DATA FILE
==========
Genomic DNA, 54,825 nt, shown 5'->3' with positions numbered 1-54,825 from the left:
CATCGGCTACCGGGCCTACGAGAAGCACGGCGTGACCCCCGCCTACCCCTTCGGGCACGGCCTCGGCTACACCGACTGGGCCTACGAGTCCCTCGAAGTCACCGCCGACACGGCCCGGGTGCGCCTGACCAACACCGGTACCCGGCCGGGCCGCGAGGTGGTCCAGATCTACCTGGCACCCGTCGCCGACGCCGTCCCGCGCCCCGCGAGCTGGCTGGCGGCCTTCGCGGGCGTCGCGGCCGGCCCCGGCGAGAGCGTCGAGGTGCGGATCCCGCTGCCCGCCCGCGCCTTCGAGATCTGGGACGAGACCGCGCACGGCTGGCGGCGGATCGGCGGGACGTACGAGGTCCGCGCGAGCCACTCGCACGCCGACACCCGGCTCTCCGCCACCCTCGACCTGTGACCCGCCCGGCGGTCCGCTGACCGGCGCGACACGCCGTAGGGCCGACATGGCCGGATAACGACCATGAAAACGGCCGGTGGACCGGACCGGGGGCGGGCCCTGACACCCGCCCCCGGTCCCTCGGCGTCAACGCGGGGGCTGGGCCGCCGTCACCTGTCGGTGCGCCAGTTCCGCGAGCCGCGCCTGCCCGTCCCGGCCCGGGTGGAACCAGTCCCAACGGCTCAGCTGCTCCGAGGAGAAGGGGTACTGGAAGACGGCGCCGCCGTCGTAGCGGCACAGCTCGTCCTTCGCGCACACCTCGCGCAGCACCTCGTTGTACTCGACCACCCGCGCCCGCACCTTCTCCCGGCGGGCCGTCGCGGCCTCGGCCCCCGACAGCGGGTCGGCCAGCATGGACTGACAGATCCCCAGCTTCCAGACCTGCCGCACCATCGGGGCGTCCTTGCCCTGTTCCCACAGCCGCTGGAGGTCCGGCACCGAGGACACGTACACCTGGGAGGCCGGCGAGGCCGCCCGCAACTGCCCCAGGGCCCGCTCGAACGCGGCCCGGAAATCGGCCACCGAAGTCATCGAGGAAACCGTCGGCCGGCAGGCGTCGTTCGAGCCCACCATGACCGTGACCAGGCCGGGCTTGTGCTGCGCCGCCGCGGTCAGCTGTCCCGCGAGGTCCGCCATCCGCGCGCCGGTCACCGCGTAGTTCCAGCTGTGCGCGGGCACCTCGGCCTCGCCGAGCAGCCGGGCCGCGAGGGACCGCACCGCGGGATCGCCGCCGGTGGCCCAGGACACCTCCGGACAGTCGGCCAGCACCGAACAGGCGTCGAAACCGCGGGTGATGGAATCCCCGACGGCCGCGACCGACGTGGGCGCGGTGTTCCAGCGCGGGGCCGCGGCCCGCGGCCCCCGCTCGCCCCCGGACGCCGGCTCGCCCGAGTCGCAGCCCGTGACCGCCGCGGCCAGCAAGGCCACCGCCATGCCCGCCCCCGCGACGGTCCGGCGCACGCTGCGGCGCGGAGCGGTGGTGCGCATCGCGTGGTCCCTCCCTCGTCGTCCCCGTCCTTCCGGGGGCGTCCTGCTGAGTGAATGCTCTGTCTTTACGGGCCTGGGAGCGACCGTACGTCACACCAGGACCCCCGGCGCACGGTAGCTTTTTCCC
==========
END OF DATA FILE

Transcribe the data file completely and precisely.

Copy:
Genomic DNA, 54,825 nt, shown 5'->3' with positions numbered 1-54,825 from the left:
CATCGGCTACCGGGCCTACGAGAAGCACGGCGTGACCCCCGCCTACCCCTTCGGGCACGGCCTCGGCTACACCGACTGGGCCTACGAGTCCCTCGAAGTCACCGCCGACACGGCCCGGGTGCGCCTGACCAACACCGGTACCCGGCCGGGCCGCGAGGTGGTCCAGATCTACCTGGCACCCGTCGCCGACGCCGTCCCGCGCCCCGCGAGCTGGCTGGCGGCCTTCGCGGGCGTCGCGGCCGGCCCCGGCGAGAGCGTCGAGGTGCGGATCCCGCTGCCCGCCCGCGCCTTCGAGATCTGGGACGAGACCGCGCACGGCTGGCGGCGGATCGGCGGGACGTACGAGGTCCGCGCGAGCCACTCGCACGCCGACACCCGGCTCTCCGCCACCCTCGACCTGTGACCCGCCCGGCGGTCCGCTGACCGGCGCGACACGCCGTAGGGCCGACATGGCCGGATAACGACCATGAAAACGGCCGGTGGACCGGACCGGGGGCGGGCCCTGACACCCGCCCCCGGTCCCTCGGCGTCAACGCGGGGGCTGGGCCGCCGTCACCTGTCGGTGCGCCAGTTCCGCGAGCCGCGCCTGCCCGTCCCGGCCCGGGTGGAACCAGTCCCAACGGCTCAGCTGCTCCGAGGAGAAGGGGTACTGGAAGACGGCGCCGCCGTCGTAGCGGCACAGCTCGTCCTTCGCGCACACCTCGCGCAGCACCTCGTTGTACTCGACCACCCGCGCCCGCACCTTCTCCCGGCGGGCCGTCGCGGCCTCGGCCCCCGACAGCGGGTCGGCCAGCATGGACTGACAGATCCCCAGCTTCCAGACCTGCCGCACCATCGGGGCGTCCTTGCCCTGTTCCCACAGCCGCTGGAGGTCCGGCACCGAGGACACGTACACCTGGGAGGCCGGCGAGGCCGCCCGCAACTGCCCCAGGGCCCGCTCGAACGCGGCCCGGAAATCGGCCACCGAAGTCATCGAGGAAACCGTCGGCCGGCAGGCGTCGTTCGAGCCCACCATGACCGTGACCAGGCCGGGCTTGTGCTGCGCCGCCGCGGTCAGCTGTCCCGCGAGGTCCGCCATCCGCGCGCCGGTCACCGCGTAGTTCCAGCTGTGCGCGGGCACCTCGGCCTCGCCGAGCAGCCGGGCCGCGAGGGACCGCACCGCGGGATCGCCGCCGGTGGCCCAGGACACCTCCGGACAGTCGGCCAGCACCGAACAGGCGTCGAAACCGCGGGTGATGGAATCCCCGACGGCCGCGACCGACGTGGGCGCGGTGTTCCAGCGCGGGGCCGCGGCCCGCGGCCCCCGCTCGCCCCCGGACGCCGGCTCGCCCGAGTCGCAGCCCGTGACCGCCGCGGCCAGCAAGGCCACCGCCATGCCCGCCCCCGCGACGGTCCGGCGCACGCTGCGGCGCGGAGCGGTGGTGCGCATCGCGTGGTCCCTCCCTCGTCGTCCCCGTCCTTCCGGGGGCGTCCTGCTGAGTGAATGCTCTGTCTTTACGGGCCTGGGAGCGACCGTACGTCACACCAGGACCCCCGGCGCACGGTAGCTTTTTCCC